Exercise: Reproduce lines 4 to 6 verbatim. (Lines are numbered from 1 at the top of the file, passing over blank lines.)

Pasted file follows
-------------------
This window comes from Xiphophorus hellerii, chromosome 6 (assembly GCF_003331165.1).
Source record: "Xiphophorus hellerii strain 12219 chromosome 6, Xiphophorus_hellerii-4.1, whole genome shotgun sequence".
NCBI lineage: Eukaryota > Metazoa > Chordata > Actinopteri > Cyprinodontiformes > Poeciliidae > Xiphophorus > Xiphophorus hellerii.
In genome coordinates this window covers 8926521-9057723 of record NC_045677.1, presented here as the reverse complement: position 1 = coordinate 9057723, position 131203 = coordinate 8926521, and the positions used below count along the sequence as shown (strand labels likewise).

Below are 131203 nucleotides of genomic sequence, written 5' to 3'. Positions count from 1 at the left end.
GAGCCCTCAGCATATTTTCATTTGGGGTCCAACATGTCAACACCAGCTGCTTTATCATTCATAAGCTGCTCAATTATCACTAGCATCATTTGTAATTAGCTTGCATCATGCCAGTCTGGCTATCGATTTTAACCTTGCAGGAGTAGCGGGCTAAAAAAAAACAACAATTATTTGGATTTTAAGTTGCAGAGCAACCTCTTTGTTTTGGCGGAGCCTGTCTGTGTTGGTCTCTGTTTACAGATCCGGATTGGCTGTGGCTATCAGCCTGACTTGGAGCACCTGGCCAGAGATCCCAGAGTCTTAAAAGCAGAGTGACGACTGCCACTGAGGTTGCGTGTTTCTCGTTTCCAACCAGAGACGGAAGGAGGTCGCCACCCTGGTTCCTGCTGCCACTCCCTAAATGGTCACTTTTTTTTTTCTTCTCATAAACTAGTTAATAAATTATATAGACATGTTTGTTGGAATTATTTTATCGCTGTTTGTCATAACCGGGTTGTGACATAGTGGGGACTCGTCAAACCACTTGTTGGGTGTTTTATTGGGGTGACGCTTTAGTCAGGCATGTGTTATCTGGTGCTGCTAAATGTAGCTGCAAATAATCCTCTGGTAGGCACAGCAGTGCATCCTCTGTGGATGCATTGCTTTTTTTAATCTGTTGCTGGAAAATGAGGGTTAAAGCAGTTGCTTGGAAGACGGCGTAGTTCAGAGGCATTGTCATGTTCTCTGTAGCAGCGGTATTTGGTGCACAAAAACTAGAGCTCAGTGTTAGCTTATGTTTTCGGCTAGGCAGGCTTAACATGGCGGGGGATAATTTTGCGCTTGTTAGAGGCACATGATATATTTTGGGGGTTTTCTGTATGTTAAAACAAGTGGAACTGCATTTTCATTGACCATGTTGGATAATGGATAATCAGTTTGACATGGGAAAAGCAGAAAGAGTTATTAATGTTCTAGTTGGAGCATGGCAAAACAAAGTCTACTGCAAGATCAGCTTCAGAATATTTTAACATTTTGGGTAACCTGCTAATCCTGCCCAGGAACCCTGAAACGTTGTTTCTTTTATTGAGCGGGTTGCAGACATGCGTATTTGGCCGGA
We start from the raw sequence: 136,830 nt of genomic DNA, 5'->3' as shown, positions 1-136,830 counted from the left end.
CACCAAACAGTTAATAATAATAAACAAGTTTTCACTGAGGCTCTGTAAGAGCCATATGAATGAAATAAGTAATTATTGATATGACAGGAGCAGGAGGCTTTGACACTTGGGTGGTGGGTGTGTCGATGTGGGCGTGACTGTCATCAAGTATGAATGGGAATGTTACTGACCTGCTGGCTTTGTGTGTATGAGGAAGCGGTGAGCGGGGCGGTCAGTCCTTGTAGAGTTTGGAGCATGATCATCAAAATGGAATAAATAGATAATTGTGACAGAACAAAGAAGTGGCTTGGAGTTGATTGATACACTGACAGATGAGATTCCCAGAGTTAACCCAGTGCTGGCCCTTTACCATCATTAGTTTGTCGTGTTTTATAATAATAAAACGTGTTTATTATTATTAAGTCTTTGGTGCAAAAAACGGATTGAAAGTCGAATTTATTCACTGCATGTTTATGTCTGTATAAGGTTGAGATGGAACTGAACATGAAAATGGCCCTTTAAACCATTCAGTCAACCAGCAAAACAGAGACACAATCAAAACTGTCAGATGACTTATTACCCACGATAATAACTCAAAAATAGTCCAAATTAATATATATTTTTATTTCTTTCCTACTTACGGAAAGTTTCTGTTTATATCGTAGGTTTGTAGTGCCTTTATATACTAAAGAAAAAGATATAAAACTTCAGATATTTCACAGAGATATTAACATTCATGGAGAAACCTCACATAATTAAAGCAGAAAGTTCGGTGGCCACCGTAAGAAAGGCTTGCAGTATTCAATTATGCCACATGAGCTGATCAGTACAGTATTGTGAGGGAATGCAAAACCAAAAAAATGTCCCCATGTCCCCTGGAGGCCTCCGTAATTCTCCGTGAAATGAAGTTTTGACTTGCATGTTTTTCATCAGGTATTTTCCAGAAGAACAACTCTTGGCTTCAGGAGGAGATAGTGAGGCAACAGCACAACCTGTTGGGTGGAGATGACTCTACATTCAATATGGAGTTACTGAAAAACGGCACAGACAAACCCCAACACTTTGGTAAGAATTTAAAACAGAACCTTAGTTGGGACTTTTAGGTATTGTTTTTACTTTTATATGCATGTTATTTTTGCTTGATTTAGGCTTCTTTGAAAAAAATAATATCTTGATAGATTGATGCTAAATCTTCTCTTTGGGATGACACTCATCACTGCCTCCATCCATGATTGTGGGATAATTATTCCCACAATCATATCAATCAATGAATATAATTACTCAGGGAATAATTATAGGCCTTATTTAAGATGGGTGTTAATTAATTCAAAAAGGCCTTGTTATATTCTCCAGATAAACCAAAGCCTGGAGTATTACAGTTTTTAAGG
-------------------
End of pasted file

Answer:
In genome coordinates this window covers 8926521-9057723 of record NC_045677.1, presented here as the reverse complement: position 1 = coordinate 9057723, position 131203 = coordinate 8926521, and the positions used below count along the sequence as shown (strand labels likewise).

Below are 131203 nucleotides of genomic sequence, written 5' to 3'. Positions count from 1 at the left end.
GAGCCCTCAGCATATTTTCATTTGGGGTCCAACATGTCAACACCAGCTGCTTTATCATTCATAAGCTGCTCAATTATCACTAGCATCATTTGTAATTAGCTTGCATCATGCCAGTCTGGCTATCGATTTTAACCTTGCAGGAGTAGCGGGCTAAAAAAAAACAACAATTATTTGGATTTTAAGTTGCAGAGCAACCTCTTTGTTTTGGCGGAGCCTGTCTGTGTTGGTCTCTGTTTACAGATCCGGATTGGCTGTGGCTATCAGCCTGACTTGGAGCACCTGGCCAGAGATCCCAGAGTCTTAAAAGCAGAGTGACGACTGCCACTGAGGTTGCGTGTTTCTCGTTTCCAACCAGAGACGGAAGGAGGTCGCCACCCTGGTTCCTGCTGCCACTCCCTAAATGGTCACTTTTTTTTTTCTTCTCATAAACTAGTTAATAAATTATATAGACATGTTTGTTGGAATTATTTTATCGCTGTTTGTCATAACCGGGTTGTGACATAGTGGGGACTCGTCAAACCACTTGTTGGGTGTTTTATTGGGGTGACGCTTTAGTCAGGCATGTGTTATCTGGTGCTGCTAAATGTAGCTGCAAATAATCCTCTGGTAGGCACAGCAGTGCATCCTCTGTGGATGCATTGCTTTTTTTAATCTGTTGCTGGAAAATGAGGGTTAAAGCAGTTGCTTGGAAGACGGCGTAGTTCAGAGGCATTGTCATGTTCTCTGTAGCAGCGGTATTTGGTGCACAAAAACTAGAGCTCAGTGTTAGCTTATGTTTTCGGCTAGGCAGGCTTAACATGGCGGGGGATAATTTTGCGCTTGTTAGAGGCACATGATATATTTTGGGGGTTTTCTGTATGTTAAAACAAGTGGAACTGCATTTTCATTGACCATGTTGGATAATGGATAATCAGTTTGACATGGGAAAAGCAGAAAGAGTTATTAATGTTCTAGTTGGAGCATGGCAAAACAAAGTCTACTGCAAGATCAGCTTCAGAATATTTTAACATTTTGGGTAACCTGCTAATCCTGCCCAGGAACCCTGAAACGTTGTTTCTTTTATTGAGCGGGTTGCAGACATGCGTATTTGGCCGGA